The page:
One of the most challenging criticisms for the PCC is that it lacks power. Legally speaking, this is correct. It can ask a newspaper or magazine to publish an adjudication but if it refuses, the PCC has no power to compel the newspaper to comply.
In the vast majority of cases this is not a problem. It is right that the PCC operates on the basis of consent and its rulings must have respect if they are to mean anything. And the PCC and editors are keen to ensure the public understands just how seriously they view an adjudication against their title. However, there are occasions when the PCC lacks the subtelty to grade cases according to the seriousness of the breach.
The outcome of most cases is a resolution. There have been 406 cases resolved so far in 2010 but these cover a very broad range of mistakes by newspapers. For example, Mahendra Djou complained about a report in the Evening Standard that he had won a £17,000 compensation claim following a health and safety breach by his employer. In fact, the employer had been fined for the breach but his compensation claim is still outstanding. The newspaper published the correction 10 weeks later.
Contrast this with the resolved case brought by West London Mental Health Trust which runs Broadmoor Hospital. The Trust complained that the hospital inaccurately had been referred to as a jail by the News of the World. The newspaper removed the reference from the article on its website and apologised for the error. On the face of it a sensible outcome. If the PCC were to adjudicate on every complaint of that level of seriousness, it would not be able to work efficiently.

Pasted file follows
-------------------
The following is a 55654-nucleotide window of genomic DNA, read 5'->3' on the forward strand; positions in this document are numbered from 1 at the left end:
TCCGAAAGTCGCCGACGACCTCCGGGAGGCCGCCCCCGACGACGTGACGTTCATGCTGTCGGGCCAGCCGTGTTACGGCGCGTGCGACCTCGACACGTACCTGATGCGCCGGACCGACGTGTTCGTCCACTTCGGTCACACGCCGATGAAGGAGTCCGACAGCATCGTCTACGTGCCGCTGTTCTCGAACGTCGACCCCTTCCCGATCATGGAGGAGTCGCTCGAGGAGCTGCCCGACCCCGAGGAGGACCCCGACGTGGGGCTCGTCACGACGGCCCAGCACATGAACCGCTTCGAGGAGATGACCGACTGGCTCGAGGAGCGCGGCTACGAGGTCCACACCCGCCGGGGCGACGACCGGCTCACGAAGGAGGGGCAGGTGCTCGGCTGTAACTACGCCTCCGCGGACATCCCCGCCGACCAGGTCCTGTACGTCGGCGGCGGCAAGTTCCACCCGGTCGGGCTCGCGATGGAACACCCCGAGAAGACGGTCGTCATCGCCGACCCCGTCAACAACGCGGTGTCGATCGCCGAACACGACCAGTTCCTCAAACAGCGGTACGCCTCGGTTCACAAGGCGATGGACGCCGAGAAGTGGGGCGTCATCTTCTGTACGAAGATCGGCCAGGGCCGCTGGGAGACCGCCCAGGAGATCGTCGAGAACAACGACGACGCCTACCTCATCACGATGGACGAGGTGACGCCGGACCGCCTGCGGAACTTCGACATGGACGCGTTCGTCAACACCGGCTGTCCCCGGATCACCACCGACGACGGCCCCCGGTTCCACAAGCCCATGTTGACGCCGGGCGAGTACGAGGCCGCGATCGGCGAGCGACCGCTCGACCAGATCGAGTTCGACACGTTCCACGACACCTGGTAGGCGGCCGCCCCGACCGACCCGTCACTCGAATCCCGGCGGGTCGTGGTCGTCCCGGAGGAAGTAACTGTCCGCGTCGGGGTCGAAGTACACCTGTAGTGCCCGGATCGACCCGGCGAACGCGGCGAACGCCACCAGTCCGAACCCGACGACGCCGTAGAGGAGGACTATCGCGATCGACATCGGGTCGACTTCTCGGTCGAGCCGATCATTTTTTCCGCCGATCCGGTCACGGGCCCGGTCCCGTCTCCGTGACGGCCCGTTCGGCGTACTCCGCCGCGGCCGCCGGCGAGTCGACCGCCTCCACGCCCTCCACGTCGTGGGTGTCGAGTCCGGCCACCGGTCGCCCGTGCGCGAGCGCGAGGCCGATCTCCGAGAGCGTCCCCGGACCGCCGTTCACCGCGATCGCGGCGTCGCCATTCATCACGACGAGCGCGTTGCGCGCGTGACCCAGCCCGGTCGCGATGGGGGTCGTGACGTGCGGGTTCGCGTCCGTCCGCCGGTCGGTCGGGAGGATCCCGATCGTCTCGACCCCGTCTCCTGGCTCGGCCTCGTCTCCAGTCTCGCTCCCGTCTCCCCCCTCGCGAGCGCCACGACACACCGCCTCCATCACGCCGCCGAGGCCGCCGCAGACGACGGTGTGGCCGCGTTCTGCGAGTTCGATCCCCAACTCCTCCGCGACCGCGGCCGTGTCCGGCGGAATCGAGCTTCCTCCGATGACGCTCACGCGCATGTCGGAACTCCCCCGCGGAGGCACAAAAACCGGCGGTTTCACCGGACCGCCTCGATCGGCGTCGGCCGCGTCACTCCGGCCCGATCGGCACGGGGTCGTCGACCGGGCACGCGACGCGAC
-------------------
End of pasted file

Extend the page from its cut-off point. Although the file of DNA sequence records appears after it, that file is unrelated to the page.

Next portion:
However, this isn’t the first time that Broadmoor Hospital has been referred to as a penal establishment. The following is a list of all the complaints the Trust has made after Broadmoor Hospital was reported inaccurately, 11 of which were made this year:
- 1. West London Mental Health Trust v News of the World 23 November
- 2. West London Mental Health Trust v Daily Mirror 20 August
- 3. West London Mental Health Trust v Construction Enquirer 22 July
- 4. West London Mental Health Trust v Daily Mail 22 July
- 5. West London Mental Health Trust v News of the World 29 June
- 6. West London Mental Health Trust v The Sun 3 June
- 7. West London Mental Health Trust v The Citizen 25 May
- 8. West London Mental Health Trust v Daily Star on Sunday 13 April
- 9. West London Mental Health Trust v Daily Sport 9 March
- 10. West London Mental Health Trust v Daily Mail 8 March
- 11. West London Mental Health Trust v News of the World 19 February
The News of the World alone has now corrected three articles this year with what amounts to the same mistake. This suggests three challenges for the PCC:
- · If a newspaper pays attention to resolved complaints, how does it continue to make the same error?
- · How many times do newspapers have to make the same mistake before the PCC considers further action?
But a challenge for the governance of the PCC – which was not part of last year’s governance review – is how it has a series of ever-stiffer penalties which ensure that newspapers comply with the code that they write?